After receiving IRB approval from the University of Tennessee (IRB # 14-03444-XM), a single-center retrospective chart review was performed from January through March of 2015. The electronic health record was scanned to identify patients who sustained 3 or more iTPFs between 2009 and 2015 at a local Level 1 Trauma Center (Regional One Medical Center, Memphis, TN). Patient demographics, mechanism of injury, associated injuries, presence of ligamentous injury on MRI, need for surgical intervention, and neurological exam were recorded. Neurological examination was graded based on the American Spinal Injury Association (ASIA) impairment scale  .
Each patient upon arrival to the hospital underwent a full body, helical CT scan with 5 mm cuts that included axial, sagittal, and coronal reconstructions. Those patients with 3 or more iTPFs of the thoracic and lumbar spine received a specialist consultation, and then underwent a 3Tesla MRI scan through the region of the spine with the fracture. The MRI included T1, T2, and Short TI Inversion Recovery (STIR) imaging modalities with axial and sagittal reconstructions.
Inclusion criteria for the study were 3 or more isolated transverse process fractures in the thoracic or lumbar spine. Exclusion criteria included associated thoracic or lumbar spine fractures, age < 16, and contraindication to a MRI scan.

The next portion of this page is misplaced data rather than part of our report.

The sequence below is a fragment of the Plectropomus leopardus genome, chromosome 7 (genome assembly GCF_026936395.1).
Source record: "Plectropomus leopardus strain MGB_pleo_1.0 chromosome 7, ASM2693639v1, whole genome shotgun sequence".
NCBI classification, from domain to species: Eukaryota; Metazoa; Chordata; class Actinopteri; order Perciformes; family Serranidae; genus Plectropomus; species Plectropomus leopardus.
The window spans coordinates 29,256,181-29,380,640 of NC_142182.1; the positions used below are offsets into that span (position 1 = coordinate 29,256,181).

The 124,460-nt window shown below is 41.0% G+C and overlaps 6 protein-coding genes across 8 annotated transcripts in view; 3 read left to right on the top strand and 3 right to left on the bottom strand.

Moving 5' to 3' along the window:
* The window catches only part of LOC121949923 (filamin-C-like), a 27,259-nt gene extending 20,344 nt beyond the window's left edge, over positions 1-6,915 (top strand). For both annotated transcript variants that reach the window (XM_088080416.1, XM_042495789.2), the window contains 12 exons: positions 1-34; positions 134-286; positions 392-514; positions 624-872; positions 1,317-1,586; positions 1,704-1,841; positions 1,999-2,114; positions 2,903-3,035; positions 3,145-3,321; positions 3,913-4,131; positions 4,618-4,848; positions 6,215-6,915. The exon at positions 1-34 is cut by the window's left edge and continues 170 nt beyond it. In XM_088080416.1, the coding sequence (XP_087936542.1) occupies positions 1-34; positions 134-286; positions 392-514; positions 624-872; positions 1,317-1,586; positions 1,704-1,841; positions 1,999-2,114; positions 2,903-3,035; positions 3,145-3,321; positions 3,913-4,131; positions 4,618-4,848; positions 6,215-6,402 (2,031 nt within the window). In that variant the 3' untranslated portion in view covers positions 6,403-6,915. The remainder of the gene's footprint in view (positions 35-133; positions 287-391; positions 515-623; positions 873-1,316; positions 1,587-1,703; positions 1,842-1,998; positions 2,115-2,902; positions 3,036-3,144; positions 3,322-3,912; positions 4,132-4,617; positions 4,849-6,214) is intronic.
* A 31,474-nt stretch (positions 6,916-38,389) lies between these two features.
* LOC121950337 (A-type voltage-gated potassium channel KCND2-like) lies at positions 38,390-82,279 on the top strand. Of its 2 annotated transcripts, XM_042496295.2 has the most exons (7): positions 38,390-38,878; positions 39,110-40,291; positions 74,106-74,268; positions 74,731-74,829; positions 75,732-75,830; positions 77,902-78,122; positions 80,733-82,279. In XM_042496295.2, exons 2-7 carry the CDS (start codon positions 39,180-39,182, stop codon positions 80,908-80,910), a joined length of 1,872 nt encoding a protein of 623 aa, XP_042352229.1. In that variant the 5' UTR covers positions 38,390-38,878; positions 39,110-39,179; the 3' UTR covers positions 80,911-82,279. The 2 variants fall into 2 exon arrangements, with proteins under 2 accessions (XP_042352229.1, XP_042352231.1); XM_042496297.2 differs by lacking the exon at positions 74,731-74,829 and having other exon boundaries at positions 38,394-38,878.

3. Statistical Analysis
All statistics were calculated using SPSS v.21 (IBM, Aramonk, NY). Significant values were considered to be p < 0.05. Mean values are presented with ± standard deviations.
A total of 102 patients were identified after retrospective chart review. The average age was 41 ± 15 years with a minimum of 17 years and a maximum of 81 years. There was an average of 4.8 ± 2.2 iTPFs per patient. The mechanism of injury was largely motor vehicle crash (MVC) followed by penetrating injury (Figure 1, Table 1). The majority of TPFs were lumbar (n = 69, 68%), followed by thoracic (n = 18, 18%). Figure 2 shows the total number of TPFs by vertebral level.
The amount of ligamentous injury was minimal (n = 7, 7%) and the majority
Figure 1. Causes of injury responsible for iTPFs.
Table 1. Mechanism of Injury’s responsible for iTPFs.
Abbreviations: iTPF = isolated fractures of vertebral transverse processes; MVC = motor vehicle crash.
Figure 2. Total count of TPFs from all patients stratified by spinal level. The majority of TPFs were located in the upper to mid lumbar spine.
of patients were neurologically intact (n = 100, 98%). The small number (n = 2, 2%) of patients with a neurological deficit had proximal leg weakness that improved within a day after their injury and was likely secondary to effort and pain limitation related to the back pain associated with their injury. The majority of associated injuries were pulmonary (n = 29, 28%), followed by abdominal (n = 7, 7%) and sacral injuries (n = 9, 9%). Of the 102 patients seen, 40 (40%) were treated in a brace. None of the patients in this series required surgical intervention for iTPFs during their hospital visit and follow-up visits. There was complete follow-up on all of the patients included in this study.